In his TedxTalk, Tasos Frantzolas shares one thing that all sound designers have in common: they lie. They don’t do it on purpose, Rather, they use sounds that might not be ‘accurate,' but they use sounds to illicit the desired response.
If you had the chance to see the latest King Kong movie, you know that Kong and his reptilian foes are massive yet visually convincing and familiar. Kong walks like a human and looks like an ape, and the large insects look like a daddy longlegs. It’s a convincing approach. But when it comes to the sound of these creators, did the filmmakers do an accurate job?
In a recent post from The Verge, Associate Editor Alessandra Potenza ask that same question. “The way these monsters look is often based on real animals. Potenza has the same thought: “What would a giant beast sound like?”
In movies like "Kong: Skull Island," "Godzilla," and "Jurassic World," the lizard monsters roar and the gigantic ants sound like birds. While the way this beast look is based on real animals, but the sounds they make isn’t based on science.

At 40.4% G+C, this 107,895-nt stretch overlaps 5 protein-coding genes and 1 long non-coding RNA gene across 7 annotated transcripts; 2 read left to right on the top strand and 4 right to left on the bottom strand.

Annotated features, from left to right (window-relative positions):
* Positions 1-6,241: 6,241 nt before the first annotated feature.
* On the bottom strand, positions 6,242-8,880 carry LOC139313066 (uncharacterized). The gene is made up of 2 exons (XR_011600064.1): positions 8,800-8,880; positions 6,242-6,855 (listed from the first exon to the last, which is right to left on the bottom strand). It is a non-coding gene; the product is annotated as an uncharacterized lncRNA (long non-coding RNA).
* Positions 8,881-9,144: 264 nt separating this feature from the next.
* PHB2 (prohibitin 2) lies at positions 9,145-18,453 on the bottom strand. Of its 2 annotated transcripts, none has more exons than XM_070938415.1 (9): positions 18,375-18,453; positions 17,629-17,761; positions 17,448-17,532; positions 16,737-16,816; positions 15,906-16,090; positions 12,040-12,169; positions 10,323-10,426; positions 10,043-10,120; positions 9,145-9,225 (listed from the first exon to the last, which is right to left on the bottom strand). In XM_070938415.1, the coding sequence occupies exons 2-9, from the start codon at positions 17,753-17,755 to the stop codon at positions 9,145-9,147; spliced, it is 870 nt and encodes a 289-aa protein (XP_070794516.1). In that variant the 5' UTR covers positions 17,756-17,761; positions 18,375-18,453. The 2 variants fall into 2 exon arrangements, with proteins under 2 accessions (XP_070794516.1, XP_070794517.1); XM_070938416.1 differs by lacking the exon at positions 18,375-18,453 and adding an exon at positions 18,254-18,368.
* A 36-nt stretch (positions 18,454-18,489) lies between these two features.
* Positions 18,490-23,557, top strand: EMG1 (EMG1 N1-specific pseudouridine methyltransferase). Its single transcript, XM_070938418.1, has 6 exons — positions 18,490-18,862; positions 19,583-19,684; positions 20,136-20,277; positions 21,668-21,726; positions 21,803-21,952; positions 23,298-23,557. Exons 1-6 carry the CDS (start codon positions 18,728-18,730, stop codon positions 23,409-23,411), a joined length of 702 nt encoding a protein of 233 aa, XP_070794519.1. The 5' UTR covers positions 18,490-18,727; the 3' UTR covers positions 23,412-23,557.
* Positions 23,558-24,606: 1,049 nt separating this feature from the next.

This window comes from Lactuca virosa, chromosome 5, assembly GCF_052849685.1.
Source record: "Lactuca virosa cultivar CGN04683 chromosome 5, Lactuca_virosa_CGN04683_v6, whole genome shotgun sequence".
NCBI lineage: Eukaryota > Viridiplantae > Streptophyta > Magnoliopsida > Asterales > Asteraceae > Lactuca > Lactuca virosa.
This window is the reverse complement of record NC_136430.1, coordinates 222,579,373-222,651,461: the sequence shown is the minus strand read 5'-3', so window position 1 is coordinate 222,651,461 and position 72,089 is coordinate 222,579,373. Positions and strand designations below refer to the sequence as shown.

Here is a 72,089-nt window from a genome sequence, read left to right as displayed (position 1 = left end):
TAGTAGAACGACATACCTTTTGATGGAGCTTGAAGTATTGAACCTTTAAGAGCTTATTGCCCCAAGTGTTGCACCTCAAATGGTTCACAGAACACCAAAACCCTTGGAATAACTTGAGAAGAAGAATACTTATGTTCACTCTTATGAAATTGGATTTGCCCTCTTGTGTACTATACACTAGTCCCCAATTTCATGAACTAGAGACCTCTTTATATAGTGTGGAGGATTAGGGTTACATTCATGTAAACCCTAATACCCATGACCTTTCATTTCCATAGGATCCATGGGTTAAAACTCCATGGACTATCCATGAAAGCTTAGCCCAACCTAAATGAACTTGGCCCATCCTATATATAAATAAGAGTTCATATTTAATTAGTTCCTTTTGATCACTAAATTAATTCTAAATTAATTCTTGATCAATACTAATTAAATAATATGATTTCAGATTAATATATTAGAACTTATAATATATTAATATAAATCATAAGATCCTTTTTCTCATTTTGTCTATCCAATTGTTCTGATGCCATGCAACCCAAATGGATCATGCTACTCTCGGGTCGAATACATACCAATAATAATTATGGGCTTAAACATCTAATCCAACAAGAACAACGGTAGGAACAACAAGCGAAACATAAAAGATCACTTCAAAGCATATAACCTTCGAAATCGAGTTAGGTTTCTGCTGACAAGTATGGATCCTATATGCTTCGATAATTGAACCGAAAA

“Movies aren't focused on the depicting accurate sounds for a lot of reasons,” says Alessandra Potenza, Associate Editor at The Verge. “When it comes to giant creatures and monsters it's just better to shut off the science part of your brain if you can.”
In order to get a straight answer, Potenza and her staff went to paleontologists to see if they could give them a better understanding. Some of these scientists even worked with in providing them guidance with how these creators should sound.
Sturat Sumida, a paleontologists advisor for Kong: Skull Island and dozens of other movies, is quick to point out that these movies are not real, accurate depictions of these creators.
“The very fist thing you have to say upfront absolutely is we know we’re not making documentaries. Some cases like the lizard reptiles things are completely fictitious creatures, but you want them to feel like they live in the universe that the movie is portraying,” Sumida. “And in the case of the title character, there is no ape that looks like that because he walks like a man, but he’s not a gorilla, he’s King Kong. So he’s a different species as far as the movie is concerned.”
These filmmakers and other professionals are working towards creating a realistic sound of fictitious creatures. Potenza points out that “This gives filmmakers the opportunity to create something that in most cases works to elicit a certain emotional response — instead of an actual realistic auditory response.”
So let the Kong roar and the Raptors call out! If you're interested in learning more about the correlation between monster sounds and how they should sound, check out this video from The Verge.